In the rocky Himalayan Mountains of Baltistan, of northern Pakistan, the elusive and beautiful snow leopard (Panthera uncial) is in a battle for survival.
Listed as Critically Endangered on The IUCN Red List of Threatened Species™, numbers of snow leopards are dropping due to hunting and the trade of their skin and bones. But that is not the only reason they are killed. Farmers, who are heavily dependent on their animals for their livelihood, occasionally kill snow leopards in retaliation when their herds are attacked.
To discourage these types of killings and to ensure that poor farmers do not bear the financial burden of successful Snow Leopard conservation, Shafqat Hussain, an economist and conservationist who is a member of the IUCN SSC Cat Specialist Group, devised an insurance plan whereby farmers pay a small amount to insure their livestock and receive compensation for every animal that is killed.
Controlled and run by local people, the scheme called Project Snow Leopard is helping to protect snow leopards. In recognition of the quality of his project, Hussain won a Rolex Award for Enterprise in 2006 that allowed him to extend the scheme from three valleys to 10 in northern Pakistan.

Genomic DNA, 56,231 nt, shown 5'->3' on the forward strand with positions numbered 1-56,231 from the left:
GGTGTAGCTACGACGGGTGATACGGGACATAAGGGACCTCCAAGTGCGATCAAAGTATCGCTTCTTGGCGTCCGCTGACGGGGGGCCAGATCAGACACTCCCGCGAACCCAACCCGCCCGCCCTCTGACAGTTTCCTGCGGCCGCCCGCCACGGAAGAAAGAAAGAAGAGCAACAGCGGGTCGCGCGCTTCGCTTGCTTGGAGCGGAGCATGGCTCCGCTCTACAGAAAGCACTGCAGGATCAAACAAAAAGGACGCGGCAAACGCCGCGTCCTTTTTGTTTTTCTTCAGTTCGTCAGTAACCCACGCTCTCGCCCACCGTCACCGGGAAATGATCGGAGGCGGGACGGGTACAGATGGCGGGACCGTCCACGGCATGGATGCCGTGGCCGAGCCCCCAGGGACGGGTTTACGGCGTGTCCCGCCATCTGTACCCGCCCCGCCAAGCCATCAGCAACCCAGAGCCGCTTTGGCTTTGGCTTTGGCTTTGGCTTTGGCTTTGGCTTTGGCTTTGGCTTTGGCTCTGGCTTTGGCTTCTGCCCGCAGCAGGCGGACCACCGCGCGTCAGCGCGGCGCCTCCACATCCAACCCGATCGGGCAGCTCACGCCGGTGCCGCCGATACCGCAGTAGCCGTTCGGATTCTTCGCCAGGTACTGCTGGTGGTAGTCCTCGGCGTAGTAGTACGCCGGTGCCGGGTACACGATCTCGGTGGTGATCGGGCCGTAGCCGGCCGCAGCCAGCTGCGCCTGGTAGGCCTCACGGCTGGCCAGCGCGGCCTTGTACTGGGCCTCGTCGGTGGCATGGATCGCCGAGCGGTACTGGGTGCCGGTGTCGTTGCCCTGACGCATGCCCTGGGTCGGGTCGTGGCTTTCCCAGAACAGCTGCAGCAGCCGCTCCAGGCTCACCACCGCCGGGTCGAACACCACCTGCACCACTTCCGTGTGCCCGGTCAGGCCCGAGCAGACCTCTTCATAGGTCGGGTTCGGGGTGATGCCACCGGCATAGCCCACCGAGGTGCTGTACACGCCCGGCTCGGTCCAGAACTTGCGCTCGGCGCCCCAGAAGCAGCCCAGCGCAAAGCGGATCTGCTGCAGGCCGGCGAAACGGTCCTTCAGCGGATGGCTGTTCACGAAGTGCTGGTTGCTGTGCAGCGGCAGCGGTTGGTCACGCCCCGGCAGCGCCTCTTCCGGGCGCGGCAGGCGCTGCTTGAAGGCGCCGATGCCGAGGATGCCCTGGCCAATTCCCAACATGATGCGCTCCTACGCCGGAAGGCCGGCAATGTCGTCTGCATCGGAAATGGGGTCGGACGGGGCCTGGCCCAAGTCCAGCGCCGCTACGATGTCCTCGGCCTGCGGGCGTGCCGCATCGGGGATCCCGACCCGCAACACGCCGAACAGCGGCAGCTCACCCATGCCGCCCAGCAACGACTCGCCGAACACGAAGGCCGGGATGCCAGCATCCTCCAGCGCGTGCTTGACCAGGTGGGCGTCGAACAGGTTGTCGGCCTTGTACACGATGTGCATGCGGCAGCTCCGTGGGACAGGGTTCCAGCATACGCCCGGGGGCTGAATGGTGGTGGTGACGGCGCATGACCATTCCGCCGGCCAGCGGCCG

The money from the Rolex Award also helped Hussain to build predator-proof goat pens and continue monitoring in the region. Remote camera traps were set up to study the snow leopards, providing essential information for further conservation. Hussain also set up an eco-tourism company, Full Moon Night Trekking, to provide funding for the insurance scheme, but unstable political conditions in Pakistan mean this source of income is now less reliable and other funding opportunities have to be explored.
The scheme has been replicated in Nepal, China and India, bringing protection to more snow leopards and supporting struggling farmers. However, there is much work to be done to make the insurance plan available in other areas.
Sitting at the top of the food chain, the Snow Leopard has a crucial role in maintaining a healthy ecosystem in the mountains of Baltistan. The protection of this one species will also benefit other wildlife.
To find out more about Shafqat Hussain and the Rolex Awards for Enterprise please visit the Rolex Awards for Enterprise website.
For more information about Project Snow Leopard please contact:
Shafqat Hussain, Assistant Professor of Anthropology, Trinity College, USA. e: Shafqat.Hussain@trincoll.edu